The Astros are fully rested Jose Urquidy and Luis Garcia ready to go (and, if necessary, Christian Javier on a short rest) – and if they have to make a choice there, they shouldn’t try to tempt fate hoping for a rebound from McCullers. Urquidy has never lost a World Series game and looked strong in three relief sets in Game 3. The moment won’t be too big for him.
1. Get to the starter early.
Well, that’s easier said than done when the Game 6 starter in question is Framber Valdez, who pushed for 6 1/3 one-point ball innings in Game 2 – and barely seemed to sweat in the process. But there are a few different factors at play here.
This will be the third time this month that this Phillies roster will see Valdez, which means they’ve seen everything he has to offer – twice. Also keep in mind that Valdez pitched an American League-leading 201 1/3 innings during the regular season and added 19 more frames this postseason. It’s not hard to imagine fatigue becoming a factor, although he will have had plenty of rest since Game 2.
Although this is not a guarantee of success (the Astros had comeback wins against the Mariners and Yankees), it’s much easier to imagine that than a sustained comeback against the Astros’ bullpen, which has allowed two earned runs in 18 1/3 innings this series – and can replace any troubled reliever by another dominant arm behind him.
It’s impossible to tell how a starting pitcher will react to variable use—let alone pressure points—until they’re actually in those situations. Suárez thrived, with his 5 2/3 scoreless frames in the Fall Classic encompassing a five-inning start and two-out situation as a high-leverage southpaw.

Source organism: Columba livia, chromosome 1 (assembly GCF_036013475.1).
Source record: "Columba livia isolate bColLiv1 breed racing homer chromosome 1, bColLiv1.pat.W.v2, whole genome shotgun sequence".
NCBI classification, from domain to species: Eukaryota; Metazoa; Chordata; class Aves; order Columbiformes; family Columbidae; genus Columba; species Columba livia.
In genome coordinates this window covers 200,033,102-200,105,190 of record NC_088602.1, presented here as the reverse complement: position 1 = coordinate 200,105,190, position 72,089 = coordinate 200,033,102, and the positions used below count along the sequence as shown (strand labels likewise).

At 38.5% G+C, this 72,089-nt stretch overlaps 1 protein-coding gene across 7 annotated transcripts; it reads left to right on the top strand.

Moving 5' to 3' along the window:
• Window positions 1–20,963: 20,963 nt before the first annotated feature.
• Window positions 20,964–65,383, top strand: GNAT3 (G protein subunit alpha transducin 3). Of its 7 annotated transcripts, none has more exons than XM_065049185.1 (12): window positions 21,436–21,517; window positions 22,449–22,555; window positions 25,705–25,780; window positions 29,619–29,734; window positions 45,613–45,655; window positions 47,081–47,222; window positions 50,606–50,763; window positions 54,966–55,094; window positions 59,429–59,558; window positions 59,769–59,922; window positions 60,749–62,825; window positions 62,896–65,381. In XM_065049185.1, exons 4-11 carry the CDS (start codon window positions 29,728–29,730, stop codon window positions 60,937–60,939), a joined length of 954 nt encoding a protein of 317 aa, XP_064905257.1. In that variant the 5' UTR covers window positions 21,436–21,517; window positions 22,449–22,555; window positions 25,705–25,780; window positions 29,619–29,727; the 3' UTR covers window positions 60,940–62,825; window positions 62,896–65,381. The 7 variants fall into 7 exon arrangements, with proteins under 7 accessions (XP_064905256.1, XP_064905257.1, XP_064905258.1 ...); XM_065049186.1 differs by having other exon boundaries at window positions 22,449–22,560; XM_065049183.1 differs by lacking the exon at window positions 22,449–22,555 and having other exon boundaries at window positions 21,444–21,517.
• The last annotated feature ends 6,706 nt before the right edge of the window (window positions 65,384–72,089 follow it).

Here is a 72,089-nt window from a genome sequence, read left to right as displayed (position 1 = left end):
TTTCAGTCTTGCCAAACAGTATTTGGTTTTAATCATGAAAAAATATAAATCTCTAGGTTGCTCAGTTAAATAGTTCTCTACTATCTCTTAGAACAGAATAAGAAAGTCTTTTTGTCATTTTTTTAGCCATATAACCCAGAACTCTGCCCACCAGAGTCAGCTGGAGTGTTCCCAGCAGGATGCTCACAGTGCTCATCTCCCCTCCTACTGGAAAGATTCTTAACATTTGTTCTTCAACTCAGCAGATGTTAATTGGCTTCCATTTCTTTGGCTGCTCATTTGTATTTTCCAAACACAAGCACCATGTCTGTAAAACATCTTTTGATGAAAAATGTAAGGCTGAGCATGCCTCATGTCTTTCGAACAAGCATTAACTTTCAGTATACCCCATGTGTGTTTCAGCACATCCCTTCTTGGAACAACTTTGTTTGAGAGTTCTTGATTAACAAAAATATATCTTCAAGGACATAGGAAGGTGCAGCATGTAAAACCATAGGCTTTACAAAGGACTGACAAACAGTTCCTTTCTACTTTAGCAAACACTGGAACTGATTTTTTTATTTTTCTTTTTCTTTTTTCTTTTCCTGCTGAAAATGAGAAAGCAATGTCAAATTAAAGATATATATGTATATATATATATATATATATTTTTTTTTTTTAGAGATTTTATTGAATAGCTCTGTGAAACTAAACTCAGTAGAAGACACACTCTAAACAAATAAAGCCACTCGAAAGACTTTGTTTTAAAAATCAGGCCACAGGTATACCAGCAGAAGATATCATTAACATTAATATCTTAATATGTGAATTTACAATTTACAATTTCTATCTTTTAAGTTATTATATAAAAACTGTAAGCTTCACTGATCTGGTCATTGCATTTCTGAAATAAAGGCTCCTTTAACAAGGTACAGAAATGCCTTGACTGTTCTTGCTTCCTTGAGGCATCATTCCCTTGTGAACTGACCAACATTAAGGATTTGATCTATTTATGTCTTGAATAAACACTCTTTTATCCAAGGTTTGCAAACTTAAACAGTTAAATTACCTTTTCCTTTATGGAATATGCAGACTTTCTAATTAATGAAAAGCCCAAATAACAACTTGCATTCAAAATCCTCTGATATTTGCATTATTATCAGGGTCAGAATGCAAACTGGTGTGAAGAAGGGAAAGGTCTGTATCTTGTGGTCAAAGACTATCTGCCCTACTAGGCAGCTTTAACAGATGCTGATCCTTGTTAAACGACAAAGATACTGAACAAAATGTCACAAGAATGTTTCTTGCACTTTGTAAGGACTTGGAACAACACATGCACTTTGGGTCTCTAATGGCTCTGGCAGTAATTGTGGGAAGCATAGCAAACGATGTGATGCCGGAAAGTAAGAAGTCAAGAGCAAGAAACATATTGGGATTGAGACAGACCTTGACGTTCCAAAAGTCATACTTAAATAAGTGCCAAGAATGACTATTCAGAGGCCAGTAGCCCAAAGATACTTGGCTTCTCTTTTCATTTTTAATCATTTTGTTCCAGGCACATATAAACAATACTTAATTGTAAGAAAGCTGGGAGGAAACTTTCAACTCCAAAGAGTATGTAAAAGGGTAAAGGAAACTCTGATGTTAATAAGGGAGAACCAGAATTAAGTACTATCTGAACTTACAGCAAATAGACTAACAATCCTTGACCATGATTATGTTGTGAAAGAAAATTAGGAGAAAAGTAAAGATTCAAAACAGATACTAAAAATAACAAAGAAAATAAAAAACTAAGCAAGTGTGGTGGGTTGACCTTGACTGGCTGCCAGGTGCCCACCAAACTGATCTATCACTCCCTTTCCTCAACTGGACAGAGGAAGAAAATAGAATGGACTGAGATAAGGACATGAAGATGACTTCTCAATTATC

He appears lined up to start a possible Game 7, but Thomson said Suárez could pitch in Game 6 as a reliever if needed. In that case, Aaron Nola would start Game 7 with a short rest – and Suárez could still be available behind him. Suárez hasn’t been affected by any pressure tests this postseason, and even if it comes down to possibly pitching in back-to-back games — unheard of for a modern starting pitcher — it still might be Philly’s best bet. .
3. Wake up Realmuto and Castellanos.
Schwarber and Harper have done a lot of damage — but if the Phillies are to steal two games from Houston to win a title, they’ll need help from their teammates in the big moments.
Realmuto was the hero of Game 1 with his brace and eventual hit in the 10th inning — and he was set for another clutch hit in the ninth inning of Game 5 before the Astros’ center fielder. Chas McCormick stole it with the defensive play of the series. Castellanos showed unusual discipline in several long plate appearances in Game 5 and had a pair of hard-hit balls (over 95 mph) for the outs.
You could say they are struggling. Given their talent, perhaps we could say that they are due. They no longer need sustained success. All it will take is a big swing or two – and Realmuto and Castellanos are certainly capable of that.